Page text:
Regrets. We toil and lose sleep over them. "If only I had" and "I wish I never had" take a leading role in the story of our businesses and lives. We play the part of the blindsided business owner, the one who wishes he or she had known better, or maybe we're the one who was too busy to see the writing on the wall. Admit it: You've had a day where you woke up regretting that you ever got into this whole business ownership thing in the first place.
And that right there, that feeling—it sucks.
It's time to kick regret (and the way we think about it) in the backside. Spin it around and use it as a tool to change our thought processes and with it, our businesses. With a little mindset shift, we just might discover that we can replace the words "I regret" with "I'm so glad that I learned." Think it's impossible? It's not. I talked to the following eight executives, who share their stories of moving past the regret and on to success.
Regret #1: The Harsh Realities of People and Business
"A year ago, I made what I thought was a good economic decision for the business, but it turns out that in the process, I forgot the most important thing about our organization: the people. My assumptions added unnecessary stress to the great team that is the foundation of our success. Under the somewhat difficult circumstances that resulted, I was reminded that in order for our company to grow and succeed, our people always needed to come first."—Phil Hollows, Founder and CEO of Feedblitz
Regret # 2: Where You Spend Your Time in the Business
"As a leader, I regret not spending more time on leadership activities as opposed to management activities. As CEO, I am really the only one that can do these items, and if I am not doing them, then the company is not moving forward. Those leadership activities would be vision, planning, following up with people and communicating the vision and plan with our team members."—Bill Prettyman, President and CEO of Wise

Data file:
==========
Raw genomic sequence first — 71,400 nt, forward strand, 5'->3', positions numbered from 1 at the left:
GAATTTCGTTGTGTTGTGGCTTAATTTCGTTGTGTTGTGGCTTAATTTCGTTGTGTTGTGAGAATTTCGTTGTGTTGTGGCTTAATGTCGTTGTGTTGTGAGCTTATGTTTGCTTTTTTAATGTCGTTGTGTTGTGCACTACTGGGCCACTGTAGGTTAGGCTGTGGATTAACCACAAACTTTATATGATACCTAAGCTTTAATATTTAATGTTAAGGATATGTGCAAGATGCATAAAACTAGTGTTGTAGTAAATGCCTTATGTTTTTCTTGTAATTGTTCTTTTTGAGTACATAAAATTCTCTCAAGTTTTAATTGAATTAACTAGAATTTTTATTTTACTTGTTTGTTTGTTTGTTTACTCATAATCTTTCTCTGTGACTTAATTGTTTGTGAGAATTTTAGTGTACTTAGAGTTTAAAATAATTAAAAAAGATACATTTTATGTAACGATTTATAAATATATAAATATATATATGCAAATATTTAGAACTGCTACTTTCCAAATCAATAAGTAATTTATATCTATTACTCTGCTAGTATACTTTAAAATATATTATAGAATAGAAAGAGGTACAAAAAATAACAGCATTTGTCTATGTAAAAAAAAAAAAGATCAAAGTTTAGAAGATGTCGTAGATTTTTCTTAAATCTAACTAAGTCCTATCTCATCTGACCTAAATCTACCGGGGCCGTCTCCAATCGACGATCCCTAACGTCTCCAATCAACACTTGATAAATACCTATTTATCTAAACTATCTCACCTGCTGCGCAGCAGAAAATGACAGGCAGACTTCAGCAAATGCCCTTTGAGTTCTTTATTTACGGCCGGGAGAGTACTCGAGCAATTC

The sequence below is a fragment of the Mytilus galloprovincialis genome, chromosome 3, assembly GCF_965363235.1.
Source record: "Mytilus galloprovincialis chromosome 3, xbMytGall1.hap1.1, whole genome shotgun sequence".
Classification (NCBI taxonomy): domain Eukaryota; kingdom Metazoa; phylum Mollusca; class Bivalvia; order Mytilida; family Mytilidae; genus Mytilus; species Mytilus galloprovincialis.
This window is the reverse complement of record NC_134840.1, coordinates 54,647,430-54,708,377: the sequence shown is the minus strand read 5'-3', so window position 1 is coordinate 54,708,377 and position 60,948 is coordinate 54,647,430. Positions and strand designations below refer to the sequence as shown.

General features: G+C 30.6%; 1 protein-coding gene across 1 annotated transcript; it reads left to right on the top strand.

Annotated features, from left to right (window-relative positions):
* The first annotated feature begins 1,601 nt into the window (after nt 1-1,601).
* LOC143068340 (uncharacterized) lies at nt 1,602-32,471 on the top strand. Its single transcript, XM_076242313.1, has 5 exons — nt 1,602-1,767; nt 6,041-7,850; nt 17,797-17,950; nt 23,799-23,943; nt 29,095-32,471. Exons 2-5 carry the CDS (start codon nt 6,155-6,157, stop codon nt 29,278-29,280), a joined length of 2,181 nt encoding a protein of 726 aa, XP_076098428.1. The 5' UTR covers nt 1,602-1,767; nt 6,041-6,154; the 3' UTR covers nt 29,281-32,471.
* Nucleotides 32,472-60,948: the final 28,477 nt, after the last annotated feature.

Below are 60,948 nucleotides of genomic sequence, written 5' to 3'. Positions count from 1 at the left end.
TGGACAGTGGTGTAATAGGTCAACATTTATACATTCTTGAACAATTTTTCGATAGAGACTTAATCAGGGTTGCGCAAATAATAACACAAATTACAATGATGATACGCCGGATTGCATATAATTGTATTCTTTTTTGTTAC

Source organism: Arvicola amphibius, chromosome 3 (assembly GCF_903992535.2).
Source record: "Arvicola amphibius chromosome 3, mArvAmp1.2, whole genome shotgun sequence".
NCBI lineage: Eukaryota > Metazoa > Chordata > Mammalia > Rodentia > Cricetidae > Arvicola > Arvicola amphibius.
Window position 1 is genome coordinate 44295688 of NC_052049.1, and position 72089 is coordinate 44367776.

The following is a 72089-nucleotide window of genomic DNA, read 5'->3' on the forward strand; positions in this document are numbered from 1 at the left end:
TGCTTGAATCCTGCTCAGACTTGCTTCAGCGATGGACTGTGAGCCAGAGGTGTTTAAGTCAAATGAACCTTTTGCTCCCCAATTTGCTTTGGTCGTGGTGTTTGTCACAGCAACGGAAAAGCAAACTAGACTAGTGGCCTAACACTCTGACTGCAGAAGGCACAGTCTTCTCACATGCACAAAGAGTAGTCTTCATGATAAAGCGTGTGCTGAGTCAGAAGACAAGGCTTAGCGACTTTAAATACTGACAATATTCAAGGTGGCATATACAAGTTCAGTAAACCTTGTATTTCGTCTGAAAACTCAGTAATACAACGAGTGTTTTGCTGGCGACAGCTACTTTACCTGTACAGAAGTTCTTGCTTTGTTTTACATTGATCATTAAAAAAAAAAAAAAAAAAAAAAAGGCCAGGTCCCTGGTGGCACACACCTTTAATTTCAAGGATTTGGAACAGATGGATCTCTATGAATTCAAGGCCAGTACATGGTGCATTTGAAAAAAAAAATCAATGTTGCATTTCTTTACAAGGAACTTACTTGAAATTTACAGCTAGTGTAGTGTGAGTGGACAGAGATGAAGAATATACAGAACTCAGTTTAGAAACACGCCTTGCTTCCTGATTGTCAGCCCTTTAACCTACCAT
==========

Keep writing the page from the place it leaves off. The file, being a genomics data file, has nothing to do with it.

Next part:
Regret #3: Where You Allocate Resources
"I would say that my greatest regret is putting significant resources behind a non-core service area—in this case, the mortgage verification market, which is really a commodity-level service. While this practice helped fuel our growth in the early years, market characteristics driving demand began to fade in the third year or so—and declined precipitously after that. We just elected to exit that market and are now putting those precious resources into new areas of growth.
"What I take away from this experience is that I could have—and probably should have—taken faster action on eliminating that area when the market trends first became apparent. The good news is that we are now much more efficiently organized and focused on our core competency and the highest possible value proposition that we can bring to our customers."—Arnette F. Heintze, Co-Founder and CEO of Hillard Henitze
Regret #4: Staying in Your Comfort Zone
"Starting a business is daunting. I remember being overly cautious about business opportunities that were outside my comfort level. My goal was to focus only on the things I knew well. Looking back, it was when I challenged myself to get outside my comfort zone that I grew professionally. Learning that it was OK to fail actually brought me to success."—Jim Wong, Founder and CEO of Brilliant Financial Search
"As I look back on eMusic, one real regret was not being confident in my instincts and vision when others who were more experienced were pushing back on that vision. I didn't understand at the time that I could see a new market that they couldn't—their experience limited their frame of reference and kept them from intrinsically understanding the disruption we were bringing. So now I know: Going with your gut—especially when you are creating new markets—is key."—Gene Hoffman, CEO of Vindicia and Founder of eMusic
Each of these executives could have let a regret hold them back. Instead, they used that regret to fuel the next stage of their business. A mistake made can certainly be a lesson learned, and it's our choice whether we end up as martyrs or the manufacturers of the future as we'd like to see it. I don't know about you, but I'd much rather be the manufacturer. I'll leave the rest to Joan of Arc.
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